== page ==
Raising Artists & Creatives: The Myth of Mnemosyne
By Tamarah on June 14, 2014
The Myth of Mnemosyne
Last year I took our foster lab to the vet to get neutered.
It was dark and early in the morning, well before I am usually coherent, and the waiting room had a couple other dogs anxiously pacing and barking on leashes. There was one tiny dog, some chihuahua breed, that just had it in for my lab. He was barking up a storm and trying to escape his handlers, and probably making them pretty happy that his procedure was finally happening. My dog, who was about 70 pounds by then, was terrified of this chihuahua and was trying to crawl underneath my legs for protection. Little did he know what he was actually there for…I don’t think he would have been as trusting.
The funny thing is, there were a number of ladies there with cages that had large towels and blankets draped over them. I didn’t know if they were catching raccoons or beavers or what at that hour, but it looked like they all had been tromping around in the dirt before they got here. One lady had wild blond hair, rolled up faded, turquoise sweatpants, old running shoes and an open flannel button down shirt over a dingy white tshirt. She had 3 traps with feral cats she had caught that morning down by the old sugar plant. From what she told some other woman in the waiting room, she had been doing this for over 20 years now; catching cats in fields and bringing them in to the vet.
Another woman in the room had one cat in her carrier, and it looked more like she was there to have her pet neutered as well. I struck up a conversation with her…and it was interesting. She was concerned with saving these feral cats, and had a bunch of plans on how to make this her mission in life. It was interesting because we were in a vets office in the middle of the San Joaquin valley of California, surrounded by farm fields, dairies and orchards. She was commuting out here for her mission from her townhouse in Berkeley. I didn’t really understand why exactly she was driving over an hour to come out to farmlands to catch cats, but I figured the exotic is more fun than the familiar. Catching cats in an abandoned sugar plant is certainly more exciting than finding cats in your garbage can next to your townhouse.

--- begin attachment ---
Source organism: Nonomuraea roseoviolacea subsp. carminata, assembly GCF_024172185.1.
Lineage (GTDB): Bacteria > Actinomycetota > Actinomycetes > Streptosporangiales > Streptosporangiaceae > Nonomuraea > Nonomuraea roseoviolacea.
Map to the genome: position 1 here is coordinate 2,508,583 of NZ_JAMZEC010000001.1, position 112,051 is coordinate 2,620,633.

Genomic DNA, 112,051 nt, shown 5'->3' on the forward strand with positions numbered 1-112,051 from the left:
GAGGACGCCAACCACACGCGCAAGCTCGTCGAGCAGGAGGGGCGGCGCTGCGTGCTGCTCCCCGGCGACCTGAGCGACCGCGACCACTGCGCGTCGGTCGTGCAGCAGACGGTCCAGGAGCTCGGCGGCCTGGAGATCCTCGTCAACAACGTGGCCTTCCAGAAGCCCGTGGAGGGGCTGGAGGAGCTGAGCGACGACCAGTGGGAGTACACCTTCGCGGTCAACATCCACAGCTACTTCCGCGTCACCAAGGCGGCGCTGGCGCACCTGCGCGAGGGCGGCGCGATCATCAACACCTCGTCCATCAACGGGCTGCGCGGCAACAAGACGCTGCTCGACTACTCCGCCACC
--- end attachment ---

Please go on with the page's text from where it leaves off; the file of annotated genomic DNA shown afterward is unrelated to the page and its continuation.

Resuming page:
Anyway, she named the feral cat, which I think kind of goes against the nature of feral cats. But it was her new mission, and she was excited, so she named the cat “Camus.”
I have no idea who Camus is, but she certainly did. She said, “Camus wrote ’The Stranger,’ obviously, so I named him ‘Camus,’ since he was a stranger to me.”
So, off I went to Wikipedia to figure out who Camus was.
Turns out he, “was a French Nobel Prize winning author, journalist, and philosopher. His views contributed to the rise of the philosophy known as absurdism. He wrote in his essay “The Rebel” that his whole life was devoted to opposing the philosophy of nihilism while still delving deeply into individual freedom . (Wikipedia)“ “The Stranger” was a book he wrote in 1946. (link)
Camus said, “I summarized The Stranger a long time ago, with a remark I admit was highly paradoxical: ‘In our society any man who does not weep at his mother’s funeral runs the risk of being sentenced to death.’ I only meant that the hero of my book is condemned because he does not play the game.“
This is what interests me: the person who does not play the game. The game of life that fits the square pegs into square holes. The game of idealized expectations from society: The behaviors and goals that are normally expected from people in a culture, and the expected judgement onto them when they fail to meet the expectations. The person who does not have a 9-5 job with benefits. The person who chooses something different. The person who chooses a life of “else.” Not a retail job, what else? Not a career in a factory, what else? Not a person who eats at chain restaurants…what else?
When I was in college I worked at an art gallery for a few years. I was the assistant curator, and I loved that job. I loved seeing the artwork coming in, I loved meeting the artists, I loved seeing the good work and the bad work…and then finding out the meaning behind the bad work, and having my mind blown. Art is a mysterious field with mysterious people. The artists I worked with ranged from women dressed in silk scarves with impeccable hair and expensive perfume, to very angry bald potters wearing flannel and jeans. You really can’t tell artists out of the crowd, because there are so many artists out there. Not just the crazy performance artists who plague Berkeley or Greenwich Village, but deep-rooted artists who see the world as an Artist.